We are amortizing the gains and losses on previously terminated interest rate derivative instruments, including fixed-to-floating interest rate contracts designated as fair value hedges, and forward starting interest rate derivative contracts and treasury locks designated as cash flow hedges upon termination into earnings as a component of interest expense over the remaining term of the hedged debt, in accordance with Topic 815. The carrying amount of certain of our senior notes included unamortized gains of $60 million as of March 31, 2016 and $63 million as of December 31, 2015, and unamortized losses of $1 million as of March 31, 2016 and $1 million as of December 31, 2015 related to the fixed-to-floating interest rate contracts. In addition, we had pre-tax net gains within AOCI related to terminated forward starting interest rate derivative contracts and treasury locks of $10 million as of March 31, 2016 and $10 million as of December 31, 2015. The net gains that we recognized as a reduction of interest expense in earnings related to previously terminated interest rate derivatives were approximately $3 million during the first quarter of 2016 and $2 million during the first quarter of 2015. As of March 31, 2016, $13 million of pre-tax net gains may be reclassified to earnings within the next twelve months as a reduction to interest expense from amortization of our terminated interest rate derivative contracts.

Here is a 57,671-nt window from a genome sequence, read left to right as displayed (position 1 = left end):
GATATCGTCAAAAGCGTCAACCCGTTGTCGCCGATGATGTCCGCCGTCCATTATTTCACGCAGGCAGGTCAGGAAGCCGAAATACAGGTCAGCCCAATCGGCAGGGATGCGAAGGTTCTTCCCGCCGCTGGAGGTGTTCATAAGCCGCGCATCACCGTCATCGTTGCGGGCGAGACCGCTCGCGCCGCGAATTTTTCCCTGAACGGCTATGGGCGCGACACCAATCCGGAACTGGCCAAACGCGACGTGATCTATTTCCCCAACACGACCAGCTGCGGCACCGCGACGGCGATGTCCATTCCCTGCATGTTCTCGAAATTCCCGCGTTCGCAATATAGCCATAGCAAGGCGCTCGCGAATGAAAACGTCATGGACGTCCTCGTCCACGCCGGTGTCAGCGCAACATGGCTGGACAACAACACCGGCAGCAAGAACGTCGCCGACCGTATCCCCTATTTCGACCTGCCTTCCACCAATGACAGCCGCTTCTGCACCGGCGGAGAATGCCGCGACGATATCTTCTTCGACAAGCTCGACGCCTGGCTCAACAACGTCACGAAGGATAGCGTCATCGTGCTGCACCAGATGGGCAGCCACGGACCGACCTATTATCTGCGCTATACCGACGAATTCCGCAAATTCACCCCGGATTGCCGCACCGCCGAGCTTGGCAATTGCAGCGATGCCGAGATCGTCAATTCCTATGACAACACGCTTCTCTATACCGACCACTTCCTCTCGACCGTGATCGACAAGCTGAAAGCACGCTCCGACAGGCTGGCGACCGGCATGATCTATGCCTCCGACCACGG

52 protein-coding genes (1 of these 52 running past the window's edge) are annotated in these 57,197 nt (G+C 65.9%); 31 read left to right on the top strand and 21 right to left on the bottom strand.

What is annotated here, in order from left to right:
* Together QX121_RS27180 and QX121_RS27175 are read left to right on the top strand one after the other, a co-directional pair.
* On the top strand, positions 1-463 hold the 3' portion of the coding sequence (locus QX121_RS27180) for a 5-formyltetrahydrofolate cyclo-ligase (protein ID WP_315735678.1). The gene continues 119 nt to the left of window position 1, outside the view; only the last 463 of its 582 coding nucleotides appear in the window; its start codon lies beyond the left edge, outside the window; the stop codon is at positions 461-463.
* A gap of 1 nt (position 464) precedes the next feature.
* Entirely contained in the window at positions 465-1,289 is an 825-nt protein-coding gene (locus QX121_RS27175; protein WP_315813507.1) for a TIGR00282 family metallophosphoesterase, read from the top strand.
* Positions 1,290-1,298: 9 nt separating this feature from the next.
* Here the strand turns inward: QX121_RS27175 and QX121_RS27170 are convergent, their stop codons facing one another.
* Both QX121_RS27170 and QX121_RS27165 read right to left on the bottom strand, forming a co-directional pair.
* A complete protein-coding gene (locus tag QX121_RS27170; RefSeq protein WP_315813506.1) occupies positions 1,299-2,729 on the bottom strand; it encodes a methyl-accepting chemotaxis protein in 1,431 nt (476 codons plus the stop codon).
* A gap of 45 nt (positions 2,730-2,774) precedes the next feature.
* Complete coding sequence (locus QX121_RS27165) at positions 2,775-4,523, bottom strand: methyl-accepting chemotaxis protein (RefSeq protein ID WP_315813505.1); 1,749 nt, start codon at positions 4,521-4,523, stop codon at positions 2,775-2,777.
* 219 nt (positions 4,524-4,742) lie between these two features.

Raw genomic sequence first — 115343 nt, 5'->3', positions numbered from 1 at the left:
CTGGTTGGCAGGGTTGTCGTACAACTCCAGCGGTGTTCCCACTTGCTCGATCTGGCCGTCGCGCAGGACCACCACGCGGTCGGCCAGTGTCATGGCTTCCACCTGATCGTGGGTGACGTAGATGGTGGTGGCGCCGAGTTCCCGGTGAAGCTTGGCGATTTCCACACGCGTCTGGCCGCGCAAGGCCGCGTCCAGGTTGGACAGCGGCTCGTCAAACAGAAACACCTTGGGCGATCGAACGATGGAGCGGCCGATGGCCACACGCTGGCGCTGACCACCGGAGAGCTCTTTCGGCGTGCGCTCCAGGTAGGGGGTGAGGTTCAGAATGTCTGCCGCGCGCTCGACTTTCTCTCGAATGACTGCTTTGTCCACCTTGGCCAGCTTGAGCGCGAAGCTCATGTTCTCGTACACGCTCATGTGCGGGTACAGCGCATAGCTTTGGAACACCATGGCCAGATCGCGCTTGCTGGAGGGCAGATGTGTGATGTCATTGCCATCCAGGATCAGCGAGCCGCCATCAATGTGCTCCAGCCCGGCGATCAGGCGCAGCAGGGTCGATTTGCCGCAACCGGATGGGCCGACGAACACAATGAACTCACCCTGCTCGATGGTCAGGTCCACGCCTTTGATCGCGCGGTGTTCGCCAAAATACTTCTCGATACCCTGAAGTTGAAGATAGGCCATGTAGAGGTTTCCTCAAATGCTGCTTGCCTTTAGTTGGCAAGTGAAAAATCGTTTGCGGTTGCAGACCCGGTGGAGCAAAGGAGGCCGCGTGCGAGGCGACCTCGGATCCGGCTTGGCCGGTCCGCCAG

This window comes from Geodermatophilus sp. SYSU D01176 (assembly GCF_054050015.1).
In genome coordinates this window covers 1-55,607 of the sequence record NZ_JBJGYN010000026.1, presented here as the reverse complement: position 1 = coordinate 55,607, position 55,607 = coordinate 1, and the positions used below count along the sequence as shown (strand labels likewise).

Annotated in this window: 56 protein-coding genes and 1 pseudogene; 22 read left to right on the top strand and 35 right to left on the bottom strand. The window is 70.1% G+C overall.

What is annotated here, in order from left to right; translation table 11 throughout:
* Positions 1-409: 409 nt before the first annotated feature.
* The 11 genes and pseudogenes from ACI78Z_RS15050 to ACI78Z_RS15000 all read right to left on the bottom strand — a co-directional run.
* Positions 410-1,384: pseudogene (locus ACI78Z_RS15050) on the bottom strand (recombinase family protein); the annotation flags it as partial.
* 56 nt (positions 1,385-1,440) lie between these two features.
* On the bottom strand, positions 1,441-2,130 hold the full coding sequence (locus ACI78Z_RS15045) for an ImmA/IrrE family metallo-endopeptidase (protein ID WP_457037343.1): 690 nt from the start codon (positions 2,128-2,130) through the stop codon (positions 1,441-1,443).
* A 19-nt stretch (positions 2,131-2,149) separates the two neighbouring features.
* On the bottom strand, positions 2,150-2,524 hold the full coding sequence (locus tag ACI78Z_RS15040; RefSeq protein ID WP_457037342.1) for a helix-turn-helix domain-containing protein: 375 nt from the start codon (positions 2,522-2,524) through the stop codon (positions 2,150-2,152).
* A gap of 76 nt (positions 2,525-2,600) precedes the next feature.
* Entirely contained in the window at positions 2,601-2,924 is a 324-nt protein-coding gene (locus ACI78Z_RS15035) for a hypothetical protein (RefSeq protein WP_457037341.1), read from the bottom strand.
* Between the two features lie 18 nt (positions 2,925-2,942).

Counterparty Credit Risk

We do not have significant concentrations of credit risk arising from our derivative financial instruments, whether from an individual counterparty or a related group of counterparties. We manage the concentration of counterparty credit risk on our derivative instruments by limiting acceptable counterparties to a diversified group of major financial institutions with investment grade credit ratings, limiting the amount of credit exposure to each counterparty, and actively monitoring their credit ratings and outstanding fair values on an ongoing basis. Furthermore, none of our derivative transactions are subject to collateral or other security arrangements, and none contain provisions that are dependent on our credit ratings from any credit rating agency.

We also employ master netting arrangements that reduce our counterparty payment settlement risk on any given maturity date to the net amount of any receipts or payments due between us and the counterparty financial institution. Thus, the maximum loss due to counterparty credit risk is limited to the unrealized gains in such contracts net of any unrealized losses should any of these counterparties fail to perform as contracted. Although these protections do not eliminate concentrations of credit risk, as a result of the above considerations, we do not consider the risk of counterparty default to be significant.